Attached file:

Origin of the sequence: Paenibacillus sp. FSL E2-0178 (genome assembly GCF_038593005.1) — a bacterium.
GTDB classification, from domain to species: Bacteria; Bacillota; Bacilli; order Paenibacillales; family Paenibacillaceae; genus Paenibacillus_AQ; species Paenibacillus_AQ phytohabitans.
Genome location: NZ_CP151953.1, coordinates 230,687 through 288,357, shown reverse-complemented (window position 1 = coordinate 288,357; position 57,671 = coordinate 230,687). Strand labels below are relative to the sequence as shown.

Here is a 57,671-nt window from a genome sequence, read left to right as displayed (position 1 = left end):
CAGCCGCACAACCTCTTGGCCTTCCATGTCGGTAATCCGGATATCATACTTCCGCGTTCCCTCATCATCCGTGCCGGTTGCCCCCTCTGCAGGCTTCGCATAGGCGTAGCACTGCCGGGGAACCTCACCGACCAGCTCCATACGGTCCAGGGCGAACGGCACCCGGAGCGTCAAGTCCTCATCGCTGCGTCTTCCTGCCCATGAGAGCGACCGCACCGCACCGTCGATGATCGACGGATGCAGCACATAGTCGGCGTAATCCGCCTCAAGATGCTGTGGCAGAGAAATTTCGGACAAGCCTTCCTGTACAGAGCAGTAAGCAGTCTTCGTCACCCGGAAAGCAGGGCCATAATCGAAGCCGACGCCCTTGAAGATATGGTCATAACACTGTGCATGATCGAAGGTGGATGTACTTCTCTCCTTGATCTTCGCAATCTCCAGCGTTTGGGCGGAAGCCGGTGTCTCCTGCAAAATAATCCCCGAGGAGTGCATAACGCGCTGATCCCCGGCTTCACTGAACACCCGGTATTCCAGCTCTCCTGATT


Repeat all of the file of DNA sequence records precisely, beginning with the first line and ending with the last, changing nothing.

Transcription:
Origin of the sequence: Paenibacillus sp. FSL E2-0178 (genome assembly GCF_038593005.1) — a bacterium.
GTDB classification, from domain to species: Bacteria; Bacillota; Bacilli; order Paenibacillales; family Paenibacillaceae; genus Paenibacillus_AQ; species Paenibacillus_AQ phytohabitans.
Genome location: NZ_CP151953.1, coordinates 230,687 through 288,357, shown reverse-complemented (window position 1 = coordinate 288,357; position 57,671 = coordinate 230,687). Strand labels below are relative to the sequence as shown.

Here is a 57,671-nt window from a genome sequence, read left to right as displayed (position 1 = left end):
CAGCCGCACAACCTCTTGGCCTTCCATGTCGGTAATCCGGATATCATACTTCCGCGTTCCCTCATCATCCGTGCCGGTTGCCCCCTCTGCAGGCTTCGCATAGGCGTAGCACTGCCGGGGAACCTCACCGACCAGCTCCATACGGTCCAGGGCGAACGGCACCCGGAGCGTCAAGTCCTCATCGCTGCGTCTTCCTGCCCATGAGAGCGACCGCACCGCACCGTCGATGATCGACGGATGCAGCACATAGTCGGCGTAATCCGCCTCAAGATGCTGTGGCAGAGAAATTTCGGACAAGCCTTCCTGTACAGAGCAGTAAGCAGTCTTCGTCACCCGGAAAGCAGGGCCATAATCGAAGCCGACGCCCTTGAAGATATGGTCATAACACTGTGCATGATCGAAGGTGGATGTACTTCTCTCCTTGATCTTCGCAATCTCCAGCGTTTGGGCGGAAGCCGGTGTCTCCTGCAAAATAATCCCCGAGGAGTGCATAACGCGCTGATCCCCGGCTTCACTGAACACCCGGTATTCCAGCTCTCCTGATT